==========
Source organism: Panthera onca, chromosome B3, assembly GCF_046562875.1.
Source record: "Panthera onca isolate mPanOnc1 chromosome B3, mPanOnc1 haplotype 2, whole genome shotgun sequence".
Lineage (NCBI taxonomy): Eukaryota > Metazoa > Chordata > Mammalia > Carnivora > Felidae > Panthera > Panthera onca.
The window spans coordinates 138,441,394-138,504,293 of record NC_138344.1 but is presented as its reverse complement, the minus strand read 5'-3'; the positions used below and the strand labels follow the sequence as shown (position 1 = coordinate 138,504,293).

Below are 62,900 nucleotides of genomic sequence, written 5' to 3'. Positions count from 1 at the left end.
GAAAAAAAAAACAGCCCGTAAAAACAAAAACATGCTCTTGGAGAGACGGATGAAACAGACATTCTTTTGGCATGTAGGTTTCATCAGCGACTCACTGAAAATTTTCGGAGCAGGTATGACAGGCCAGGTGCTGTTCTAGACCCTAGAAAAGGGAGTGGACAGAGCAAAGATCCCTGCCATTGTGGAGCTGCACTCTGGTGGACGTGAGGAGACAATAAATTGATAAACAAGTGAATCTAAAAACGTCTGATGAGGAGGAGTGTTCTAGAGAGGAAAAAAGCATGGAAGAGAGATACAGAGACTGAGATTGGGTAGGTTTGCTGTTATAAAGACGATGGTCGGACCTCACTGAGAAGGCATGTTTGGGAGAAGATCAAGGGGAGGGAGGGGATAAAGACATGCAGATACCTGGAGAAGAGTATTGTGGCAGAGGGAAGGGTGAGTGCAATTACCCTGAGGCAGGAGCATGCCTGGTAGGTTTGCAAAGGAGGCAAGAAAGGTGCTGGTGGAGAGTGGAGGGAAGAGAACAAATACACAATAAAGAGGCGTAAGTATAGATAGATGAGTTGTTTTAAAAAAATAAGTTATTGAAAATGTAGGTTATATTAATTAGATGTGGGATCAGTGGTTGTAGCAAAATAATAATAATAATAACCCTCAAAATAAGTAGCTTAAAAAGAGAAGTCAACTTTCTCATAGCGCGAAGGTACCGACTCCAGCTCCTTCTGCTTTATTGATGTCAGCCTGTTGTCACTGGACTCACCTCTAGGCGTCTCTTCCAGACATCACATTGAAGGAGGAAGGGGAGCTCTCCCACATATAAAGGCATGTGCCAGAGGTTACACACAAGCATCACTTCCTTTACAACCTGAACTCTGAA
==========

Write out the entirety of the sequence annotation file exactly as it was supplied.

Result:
Source organism: Panthera onca, chromosome B3, assembly GCF_046562875.1.
Source record: "Panthera onca isolate mPanOnc1 chromosome B3, mPanOnc1 haplotype 2, whole genome shotgun sequence".
Lineage (NCBI taxonomy): Eukaryota > Metazoa > Chordata > Mammalia > Carnivora > Felidae > Panthera > Panthera onca.
The window spans coordinates 138,441,394-138,504,293 of record NC_138344.1 but is presented as its reverse complement, the minus strand read 5'-3'; the positions used below and the strand labels follow the sequence as shown (position 1 = coordinate 138,504,293).

Below are 62,900 nucleotides of genomic sequence, written 5' to 3'. Positions count from 1 at the left end.
GAAAAAAAAAACAGCCCGTAAAAACAAAAACATGCTCTTGGAGAGACGGATGAAACAGACATTCTTTTGGCATGTAGGTTTCATCAGCGACTCACTGAAAATTTTCGGAGCAGGTATGACAGGCCAGGTGCTGTTCTAGACCCTAGAAAAGGGAGTGGACAGAGCAAAGATCCCTGCCATTGTGGAGCTGCACTCTGGTGGACGTGAGGAGACAATAAATTGATAAACAAGTGAATCTAAAAACGTCTGATGAGGAGGAGTGTTCTAGAGAGGAAAAAAGCATGGAAGAGAGATACAGAGACTGAGATTGGGTAGGTTTGCTGTTATAAAGACGATGGTCGGACCTCACTGAGAAGGCATGTTTGGGAGAAGATCAAGGGGAGGGAGGGGATAAAGACATGCAGATACCTGGAGAAGAGTATTGTGGCAGAGGGAAGGGTGAGTGCAATTACCCTGAGGCAGGAGCATGCCTGGTAGGTTTGCAAAGGAGGCAAGAAAGGTGCTGGTGGAGAGTGGAGGGAAGAGAACAAATACACAATAAAGAGGCGTAAGTATAGATAGATGAGTTGTTTTAAAAAAATAAGTTATTGAAAATGTAGGTTATATTAATTAGATGTGGGATCAGTGGTTGTAGCAAAATAATAATAATAATAACCCTCAAAATAAGTAGCTTAAAAAGAGAAGTCAACTTTCTCATAGCGCGAAGGTACCGACTCCAGCTCCTTCTGCTTTATTGATGTCAGCCTGTTGTCACTGGACTCACCTCTAGGCGTCTCTTCCAGACATCACATTGAAGGAGGAAGGGGAGCTCTCCCACATATAAAGGCATGTGCCAGAGGTTACACACAAGCATCACTTCCTTTACAACCTGAACTCTGAA